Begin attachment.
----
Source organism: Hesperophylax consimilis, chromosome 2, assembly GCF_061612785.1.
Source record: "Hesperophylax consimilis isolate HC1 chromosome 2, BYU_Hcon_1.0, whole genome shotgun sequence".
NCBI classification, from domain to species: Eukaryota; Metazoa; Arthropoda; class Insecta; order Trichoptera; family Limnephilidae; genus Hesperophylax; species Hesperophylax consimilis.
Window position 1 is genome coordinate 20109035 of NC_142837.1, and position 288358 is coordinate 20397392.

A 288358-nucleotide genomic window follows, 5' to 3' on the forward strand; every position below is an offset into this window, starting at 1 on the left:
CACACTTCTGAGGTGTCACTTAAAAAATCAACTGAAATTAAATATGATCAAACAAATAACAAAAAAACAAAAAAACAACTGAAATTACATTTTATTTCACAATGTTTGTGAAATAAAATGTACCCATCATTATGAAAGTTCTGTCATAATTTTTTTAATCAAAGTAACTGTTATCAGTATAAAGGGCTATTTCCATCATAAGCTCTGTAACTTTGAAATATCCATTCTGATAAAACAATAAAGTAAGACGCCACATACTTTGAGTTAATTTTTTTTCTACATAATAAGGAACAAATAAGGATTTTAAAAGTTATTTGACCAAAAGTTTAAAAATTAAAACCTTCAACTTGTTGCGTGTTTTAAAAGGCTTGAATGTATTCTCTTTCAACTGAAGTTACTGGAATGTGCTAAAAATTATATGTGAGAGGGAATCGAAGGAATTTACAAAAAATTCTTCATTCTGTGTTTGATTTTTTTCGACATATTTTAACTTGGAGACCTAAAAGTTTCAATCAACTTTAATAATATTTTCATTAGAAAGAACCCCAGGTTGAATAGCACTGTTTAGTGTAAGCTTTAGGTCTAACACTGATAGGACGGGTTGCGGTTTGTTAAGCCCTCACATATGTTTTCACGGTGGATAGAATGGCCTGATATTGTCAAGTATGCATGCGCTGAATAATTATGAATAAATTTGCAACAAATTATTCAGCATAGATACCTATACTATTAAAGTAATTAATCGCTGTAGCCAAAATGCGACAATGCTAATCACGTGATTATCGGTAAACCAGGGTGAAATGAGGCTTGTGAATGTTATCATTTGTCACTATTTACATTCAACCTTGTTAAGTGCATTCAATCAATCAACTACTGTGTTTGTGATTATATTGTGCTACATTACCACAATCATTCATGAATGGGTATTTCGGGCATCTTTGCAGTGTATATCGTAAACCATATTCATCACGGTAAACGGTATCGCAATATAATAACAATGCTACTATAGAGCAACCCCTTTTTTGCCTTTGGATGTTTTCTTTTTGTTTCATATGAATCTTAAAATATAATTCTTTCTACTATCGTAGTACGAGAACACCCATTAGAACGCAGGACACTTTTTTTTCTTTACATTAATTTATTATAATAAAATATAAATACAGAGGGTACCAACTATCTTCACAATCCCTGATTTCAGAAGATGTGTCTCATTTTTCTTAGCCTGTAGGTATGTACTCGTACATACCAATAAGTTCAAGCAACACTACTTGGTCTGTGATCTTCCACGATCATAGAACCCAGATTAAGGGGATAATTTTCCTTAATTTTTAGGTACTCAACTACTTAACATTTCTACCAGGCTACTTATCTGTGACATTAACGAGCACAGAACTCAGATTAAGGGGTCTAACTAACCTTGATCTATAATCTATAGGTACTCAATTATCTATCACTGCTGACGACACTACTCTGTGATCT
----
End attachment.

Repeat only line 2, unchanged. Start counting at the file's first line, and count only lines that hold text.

Source record: "Hesperophylax consimilis isolate HC1 chromosome 2, BYU_Hcon_1.0, whole genome shotgun sequence".